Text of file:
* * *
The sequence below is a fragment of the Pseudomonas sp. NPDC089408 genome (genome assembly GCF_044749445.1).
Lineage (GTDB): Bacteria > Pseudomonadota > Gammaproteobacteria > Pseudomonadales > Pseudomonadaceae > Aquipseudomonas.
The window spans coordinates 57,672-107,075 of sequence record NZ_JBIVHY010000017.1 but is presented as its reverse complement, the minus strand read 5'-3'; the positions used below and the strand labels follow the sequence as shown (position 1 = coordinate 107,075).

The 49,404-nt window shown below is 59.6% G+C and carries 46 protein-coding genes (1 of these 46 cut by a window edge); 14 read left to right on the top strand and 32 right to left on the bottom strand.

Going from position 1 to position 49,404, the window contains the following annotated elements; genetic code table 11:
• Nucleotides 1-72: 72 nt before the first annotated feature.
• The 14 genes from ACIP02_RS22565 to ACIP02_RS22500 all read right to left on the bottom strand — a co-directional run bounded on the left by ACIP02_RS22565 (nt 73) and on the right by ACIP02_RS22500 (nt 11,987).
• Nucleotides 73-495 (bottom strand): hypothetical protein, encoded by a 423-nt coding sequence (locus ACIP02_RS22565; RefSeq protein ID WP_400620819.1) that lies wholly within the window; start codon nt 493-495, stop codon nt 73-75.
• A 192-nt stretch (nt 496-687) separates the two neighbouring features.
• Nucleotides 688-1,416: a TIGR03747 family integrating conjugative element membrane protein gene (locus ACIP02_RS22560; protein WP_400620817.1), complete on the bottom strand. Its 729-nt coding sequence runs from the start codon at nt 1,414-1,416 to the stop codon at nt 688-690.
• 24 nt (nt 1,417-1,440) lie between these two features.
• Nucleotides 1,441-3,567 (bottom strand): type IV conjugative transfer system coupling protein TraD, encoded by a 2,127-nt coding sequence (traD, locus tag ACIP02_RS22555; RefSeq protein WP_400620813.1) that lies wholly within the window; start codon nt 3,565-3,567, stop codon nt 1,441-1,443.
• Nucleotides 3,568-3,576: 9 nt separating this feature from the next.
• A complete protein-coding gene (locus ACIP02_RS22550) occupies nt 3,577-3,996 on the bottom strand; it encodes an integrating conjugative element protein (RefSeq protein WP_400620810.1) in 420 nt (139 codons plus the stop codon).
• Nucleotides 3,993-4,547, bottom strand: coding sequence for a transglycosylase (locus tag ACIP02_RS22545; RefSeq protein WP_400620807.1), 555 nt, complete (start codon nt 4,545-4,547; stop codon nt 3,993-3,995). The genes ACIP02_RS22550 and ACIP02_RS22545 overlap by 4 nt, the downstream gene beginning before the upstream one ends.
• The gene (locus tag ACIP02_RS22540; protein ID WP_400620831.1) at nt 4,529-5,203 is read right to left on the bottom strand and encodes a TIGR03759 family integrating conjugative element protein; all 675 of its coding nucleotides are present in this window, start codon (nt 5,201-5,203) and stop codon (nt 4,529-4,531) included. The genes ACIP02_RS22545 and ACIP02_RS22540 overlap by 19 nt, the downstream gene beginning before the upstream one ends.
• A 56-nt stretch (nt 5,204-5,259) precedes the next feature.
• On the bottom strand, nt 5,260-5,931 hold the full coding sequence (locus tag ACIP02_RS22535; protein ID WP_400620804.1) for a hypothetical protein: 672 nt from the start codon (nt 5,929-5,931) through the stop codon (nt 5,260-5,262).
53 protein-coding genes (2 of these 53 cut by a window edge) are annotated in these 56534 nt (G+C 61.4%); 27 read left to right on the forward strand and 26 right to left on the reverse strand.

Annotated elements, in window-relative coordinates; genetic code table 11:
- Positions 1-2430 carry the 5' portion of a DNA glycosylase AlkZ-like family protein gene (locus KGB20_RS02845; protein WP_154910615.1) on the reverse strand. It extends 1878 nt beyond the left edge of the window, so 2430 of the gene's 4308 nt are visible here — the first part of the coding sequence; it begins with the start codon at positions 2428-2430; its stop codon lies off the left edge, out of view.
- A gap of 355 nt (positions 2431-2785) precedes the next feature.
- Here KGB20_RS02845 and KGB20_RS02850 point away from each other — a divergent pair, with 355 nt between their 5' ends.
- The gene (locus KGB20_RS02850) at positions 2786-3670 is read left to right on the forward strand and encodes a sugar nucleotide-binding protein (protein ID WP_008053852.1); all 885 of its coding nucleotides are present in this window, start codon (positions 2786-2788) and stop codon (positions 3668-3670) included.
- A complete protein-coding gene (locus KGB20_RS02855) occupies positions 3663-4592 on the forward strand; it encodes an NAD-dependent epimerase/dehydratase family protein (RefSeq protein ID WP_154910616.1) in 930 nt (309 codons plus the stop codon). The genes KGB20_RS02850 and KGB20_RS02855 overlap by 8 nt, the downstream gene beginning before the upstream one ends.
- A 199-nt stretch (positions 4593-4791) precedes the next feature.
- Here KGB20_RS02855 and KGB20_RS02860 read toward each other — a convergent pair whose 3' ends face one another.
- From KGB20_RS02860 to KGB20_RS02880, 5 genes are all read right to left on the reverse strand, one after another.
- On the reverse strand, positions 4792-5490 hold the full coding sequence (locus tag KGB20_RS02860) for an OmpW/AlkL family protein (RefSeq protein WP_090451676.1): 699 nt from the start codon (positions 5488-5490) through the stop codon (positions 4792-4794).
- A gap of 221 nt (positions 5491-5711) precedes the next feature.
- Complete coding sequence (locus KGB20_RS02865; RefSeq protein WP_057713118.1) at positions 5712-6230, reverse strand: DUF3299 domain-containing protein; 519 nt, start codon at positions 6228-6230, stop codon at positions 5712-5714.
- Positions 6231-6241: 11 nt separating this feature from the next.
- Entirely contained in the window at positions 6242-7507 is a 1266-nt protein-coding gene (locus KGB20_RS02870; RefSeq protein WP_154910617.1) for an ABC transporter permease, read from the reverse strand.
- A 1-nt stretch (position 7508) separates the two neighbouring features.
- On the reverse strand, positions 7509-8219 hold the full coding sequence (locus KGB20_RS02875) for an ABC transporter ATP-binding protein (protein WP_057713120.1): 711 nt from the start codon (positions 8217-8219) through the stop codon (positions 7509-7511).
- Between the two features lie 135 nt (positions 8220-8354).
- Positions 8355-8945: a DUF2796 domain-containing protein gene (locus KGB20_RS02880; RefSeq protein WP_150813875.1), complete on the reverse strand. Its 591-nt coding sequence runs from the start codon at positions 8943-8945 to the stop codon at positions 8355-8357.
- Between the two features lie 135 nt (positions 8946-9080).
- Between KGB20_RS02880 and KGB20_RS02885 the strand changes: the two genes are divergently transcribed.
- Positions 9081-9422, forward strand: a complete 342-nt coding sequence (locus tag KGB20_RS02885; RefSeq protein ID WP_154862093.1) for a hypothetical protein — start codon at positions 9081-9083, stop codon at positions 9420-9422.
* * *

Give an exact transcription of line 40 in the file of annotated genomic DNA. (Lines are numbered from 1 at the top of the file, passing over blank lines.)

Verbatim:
- Positions 9081-9422, forward strand: a complete 342-nt coding sequence (locus tag KGB20_RS02885; RefSeq protein ID WP_154862093.1) for a hypothetical protein — start codon at positions 9081-9083, stop codon at positions 9420-9422.